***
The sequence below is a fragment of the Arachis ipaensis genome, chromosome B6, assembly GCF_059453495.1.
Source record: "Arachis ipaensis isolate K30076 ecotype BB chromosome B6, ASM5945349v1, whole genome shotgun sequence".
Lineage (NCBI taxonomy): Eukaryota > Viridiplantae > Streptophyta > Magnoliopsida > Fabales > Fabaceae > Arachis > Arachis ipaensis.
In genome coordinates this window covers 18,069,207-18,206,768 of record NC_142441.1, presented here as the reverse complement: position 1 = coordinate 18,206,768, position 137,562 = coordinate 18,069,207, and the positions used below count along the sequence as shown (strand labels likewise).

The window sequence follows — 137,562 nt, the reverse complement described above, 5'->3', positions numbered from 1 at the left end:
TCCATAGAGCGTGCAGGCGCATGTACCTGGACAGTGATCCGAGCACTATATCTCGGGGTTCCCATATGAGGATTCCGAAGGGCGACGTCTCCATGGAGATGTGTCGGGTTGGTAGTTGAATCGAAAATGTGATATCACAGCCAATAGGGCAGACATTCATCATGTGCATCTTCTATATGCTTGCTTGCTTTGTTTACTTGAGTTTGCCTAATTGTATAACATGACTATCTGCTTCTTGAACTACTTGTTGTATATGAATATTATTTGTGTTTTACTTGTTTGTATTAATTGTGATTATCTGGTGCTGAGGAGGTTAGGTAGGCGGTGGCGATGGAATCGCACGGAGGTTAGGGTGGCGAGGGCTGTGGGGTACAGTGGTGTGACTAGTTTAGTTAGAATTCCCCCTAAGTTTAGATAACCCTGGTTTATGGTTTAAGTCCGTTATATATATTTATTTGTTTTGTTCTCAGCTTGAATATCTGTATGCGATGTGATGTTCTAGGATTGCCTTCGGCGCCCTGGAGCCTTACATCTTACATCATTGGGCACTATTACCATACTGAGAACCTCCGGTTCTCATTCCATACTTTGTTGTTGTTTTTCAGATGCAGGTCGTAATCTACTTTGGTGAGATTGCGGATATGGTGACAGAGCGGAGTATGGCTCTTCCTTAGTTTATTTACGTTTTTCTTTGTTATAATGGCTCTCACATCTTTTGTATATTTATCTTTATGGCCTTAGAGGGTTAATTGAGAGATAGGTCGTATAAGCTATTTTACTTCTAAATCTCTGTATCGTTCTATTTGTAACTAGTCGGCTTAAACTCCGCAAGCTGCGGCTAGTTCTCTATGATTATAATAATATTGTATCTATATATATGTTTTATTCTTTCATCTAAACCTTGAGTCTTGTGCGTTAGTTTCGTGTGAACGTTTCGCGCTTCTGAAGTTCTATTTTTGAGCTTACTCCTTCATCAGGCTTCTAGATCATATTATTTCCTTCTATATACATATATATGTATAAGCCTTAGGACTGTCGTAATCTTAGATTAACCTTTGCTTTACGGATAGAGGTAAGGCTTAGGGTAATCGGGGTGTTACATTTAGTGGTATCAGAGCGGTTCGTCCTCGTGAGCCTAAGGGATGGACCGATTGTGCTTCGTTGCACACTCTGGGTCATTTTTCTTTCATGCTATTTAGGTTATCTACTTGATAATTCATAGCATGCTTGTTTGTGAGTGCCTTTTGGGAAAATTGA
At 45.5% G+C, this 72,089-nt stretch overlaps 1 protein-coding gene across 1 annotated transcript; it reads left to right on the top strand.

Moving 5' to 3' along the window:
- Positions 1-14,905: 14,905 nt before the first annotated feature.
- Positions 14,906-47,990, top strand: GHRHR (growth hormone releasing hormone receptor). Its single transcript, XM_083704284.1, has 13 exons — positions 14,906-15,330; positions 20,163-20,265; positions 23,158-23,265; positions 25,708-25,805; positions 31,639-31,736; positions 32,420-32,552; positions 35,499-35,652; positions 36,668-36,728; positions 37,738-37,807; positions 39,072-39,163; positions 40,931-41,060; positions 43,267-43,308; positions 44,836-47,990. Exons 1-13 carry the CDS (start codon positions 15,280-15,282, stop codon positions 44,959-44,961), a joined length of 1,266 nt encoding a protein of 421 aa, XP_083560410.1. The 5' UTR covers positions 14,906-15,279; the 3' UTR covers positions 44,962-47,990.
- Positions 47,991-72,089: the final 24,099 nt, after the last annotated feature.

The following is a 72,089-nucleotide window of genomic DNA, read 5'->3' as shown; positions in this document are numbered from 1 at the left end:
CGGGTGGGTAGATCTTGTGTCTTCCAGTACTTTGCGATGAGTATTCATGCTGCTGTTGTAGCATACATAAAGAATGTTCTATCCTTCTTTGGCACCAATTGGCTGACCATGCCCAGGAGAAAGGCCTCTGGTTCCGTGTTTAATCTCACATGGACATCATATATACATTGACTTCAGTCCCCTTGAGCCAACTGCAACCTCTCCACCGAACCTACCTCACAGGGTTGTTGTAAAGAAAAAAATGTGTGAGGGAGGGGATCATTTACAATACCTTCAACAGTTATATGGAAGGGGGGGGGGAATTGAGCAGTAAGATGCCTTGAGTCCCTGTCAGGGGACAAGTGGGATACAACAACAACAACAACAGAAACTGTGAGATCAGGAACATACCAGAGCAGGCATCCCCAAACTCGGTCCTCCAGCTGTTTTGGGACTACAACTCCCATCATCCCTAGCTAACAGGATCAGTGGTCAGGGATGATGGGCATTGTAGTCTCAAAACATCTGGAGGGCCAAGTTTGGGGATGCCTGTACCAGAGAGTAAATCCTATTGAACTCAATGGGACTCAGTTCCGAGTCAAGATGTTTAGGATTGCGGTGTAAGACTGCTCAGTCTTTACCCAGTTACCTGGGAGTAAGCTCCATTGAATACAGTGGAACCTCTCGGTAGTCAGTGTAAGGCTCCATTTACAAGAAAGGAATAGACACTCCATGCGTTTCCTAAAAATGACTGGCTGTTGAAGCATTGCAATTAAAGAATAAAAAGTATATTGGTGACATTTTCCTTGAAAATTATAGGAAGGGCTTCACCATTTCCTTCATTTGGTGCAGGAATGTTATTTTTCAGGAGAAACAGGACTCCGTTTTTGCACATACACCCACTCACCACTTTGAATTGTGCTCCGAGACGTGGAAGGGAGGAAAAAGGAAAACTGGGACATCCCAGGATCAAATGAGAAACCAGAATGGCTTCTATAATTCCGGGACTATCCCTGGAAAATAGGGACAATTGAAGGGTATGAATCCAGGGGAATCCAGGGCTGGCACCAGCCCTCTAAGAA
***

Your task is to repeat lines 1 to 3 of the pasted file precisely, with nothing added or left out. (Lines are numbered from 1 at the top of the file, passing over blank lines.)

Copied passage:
The sequence below is a fragment of the Arachis ipaensis genome, chromosome B6, assembly GCF_059453495.1.
Source record: "Arachis ipaensis isolate K30076 ecotype BB chromosome B6, ASM5945349v1, whole genome shotgun sequence".
Lineage (NCBI taxonomy): Eukaryota > Viridiplantae > Streptophyta > Magnoliopsida > Fabales > Fabaceae > Arachis > Arachis ipaensis.